At about the same time I checked out a product that interested me but did some research first. I found a Facebook entry from a burned customer which generated similar comments from countless others.

The man ordered fly strips for $21. He got a call from a woman saying the order didn’t go through asking again for his credit card number. She was aggressive in trying to sell him $79 worth of product and tossing all sorts of discounts at him.  He told her to cancel the entire order–he didn’t want anything.  By the next morning his PayPal account was nevertheless charged $101 and she’d put him on a recurring order plan.



Image by mohamed Hassan from Pixabay

Others responding to his comment warned that they never received anything from the company after months. One spent $300.

The PayPal rep told the writer to never give your phone number when placing an online order because it is usually linked to your bank account. I don’t know about that but I do know his first mistake was doing what I did: He bought product from a Facebook posting and in his case from an unknown vendor.

I am irritated at myself–as I am usually so careful–and hope that my bank catches the scoundrels. No wonder banks charge so much interest for their credit cards. It must cost a fortune to cover the money returned to their clients in the many instances they don’t catch and receive compensation from the culprits.

As I was about to publish this a young medical tech assistant told me his Apple pay digital wallet account was charged $8,000. He’d not spent a penny. Predators are out to get even the most savvy and wary.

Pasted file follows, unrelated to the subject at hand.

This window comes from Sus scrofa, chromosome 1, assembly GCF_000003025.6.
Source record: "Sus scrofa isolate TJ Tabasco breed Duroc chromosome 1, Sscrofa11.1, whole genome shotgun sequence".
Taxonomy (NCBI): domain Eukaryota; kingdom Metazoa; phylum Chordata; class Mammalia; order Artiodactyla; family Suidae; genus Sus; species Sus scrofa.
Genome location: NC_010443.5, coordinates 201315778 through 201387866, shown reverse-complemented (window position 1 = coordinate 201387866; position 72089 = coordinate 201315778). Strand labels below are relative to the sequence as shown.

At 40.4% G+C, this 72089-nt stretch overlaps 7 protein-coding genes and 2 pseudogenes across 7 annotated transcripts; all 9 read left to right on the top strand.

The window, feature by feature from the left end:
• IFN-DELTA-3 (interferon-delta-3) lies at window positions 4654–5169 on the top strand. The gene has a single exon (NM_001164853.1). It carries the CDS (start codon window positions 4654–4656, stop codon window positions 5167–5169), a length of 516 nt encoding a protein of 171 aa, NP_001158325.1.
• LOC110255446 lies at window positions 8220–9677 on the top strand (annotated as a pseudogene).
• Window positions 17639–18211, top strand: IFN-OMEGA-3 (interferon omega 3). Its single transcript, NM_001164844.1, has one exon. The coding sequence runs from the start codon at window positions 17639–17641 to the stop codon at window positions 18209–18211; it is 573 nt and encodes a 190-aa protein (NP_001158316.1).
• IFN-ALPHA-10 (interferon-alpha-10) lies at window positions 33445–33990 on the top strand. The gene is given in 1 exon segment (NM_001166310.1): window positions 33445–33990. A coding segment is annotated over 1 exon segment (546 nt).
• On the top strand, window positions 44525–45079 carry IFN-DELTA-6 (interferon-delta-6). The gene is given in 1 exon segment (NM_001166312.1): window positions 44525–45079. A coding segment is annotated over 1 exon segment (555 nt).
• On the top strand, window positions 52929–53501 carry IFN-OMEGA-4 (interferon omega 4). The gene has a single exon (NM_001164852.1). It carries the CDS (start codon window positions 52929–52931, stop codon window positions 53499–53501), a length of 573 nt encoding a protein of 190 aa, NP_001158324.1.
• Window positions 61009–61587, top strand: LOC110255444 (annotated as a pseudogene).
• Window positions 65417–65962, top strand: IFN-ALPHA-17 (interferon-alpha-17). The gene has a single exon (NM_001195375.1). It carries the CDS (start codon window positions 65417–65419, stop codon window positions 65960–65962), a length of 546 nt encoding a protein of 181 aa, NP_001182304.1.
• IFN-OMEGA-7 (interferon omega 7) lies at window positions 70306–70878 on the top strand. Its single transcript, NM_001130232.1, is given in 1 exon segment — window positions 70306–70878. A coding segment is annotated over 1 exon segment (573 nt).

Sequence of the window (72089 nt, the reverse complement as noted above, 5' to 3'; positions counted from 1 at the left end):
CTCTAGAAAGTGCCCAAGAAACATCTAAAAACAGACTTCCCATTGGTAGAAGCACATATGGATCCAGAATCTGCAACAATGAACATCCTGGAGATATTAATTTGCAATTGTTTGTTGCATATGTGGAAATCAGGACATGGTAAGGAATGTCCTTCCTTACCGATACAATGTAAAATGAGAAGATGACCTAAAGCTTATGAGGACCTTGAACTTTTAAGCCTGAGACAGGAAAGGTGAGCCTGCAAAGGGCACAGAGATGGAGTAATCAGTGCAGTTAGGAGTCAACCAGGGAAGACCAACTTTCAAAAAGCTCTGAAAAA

Can you tell if a sponsored posting on a social media platform is real and/or if the company posting is reputable?


Image by TheDigitalWay from Pixabay
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Service of Because I Say So: When is a Hope a Lie?

Thursday, August 6th, 2020

I ordered something on the Internet and tracked its whereabouts a day after receiving an email stating “your order has shipped.” Someone had printed a label. Would you call that “shipped?”

I’ve largely represented consumer products, organizations and events in my  career–no politicians or controversial issues. I’ve counseled clients when I thought they might word a description in a different way–a pattern featuring a green leaf is not “unique”–or suggested they drop an unsuitable element from their special event. Sometimes clients agree, sometimes not. I resigned one account run by a person whose inappropriate behavior and demands would have rubbed off on my reputation.

Nobody can counsel the president. I wonder if any try. He discourages me when he raises false hope and makes inaccurate declarations. The headline on Berkeley Lovelace’s article on cnbc.com, “Trump says U.S. may have coronavirus vaccine ‘far in advance’ of end of the year,” quotes the president from his August 3rd news briefing. He didn’t soften it with “I wish,” or “I hope” –which we all do. He declared it.

We want to believe it. Maybe he knows something we don’t know. But it doesn’t seem that way.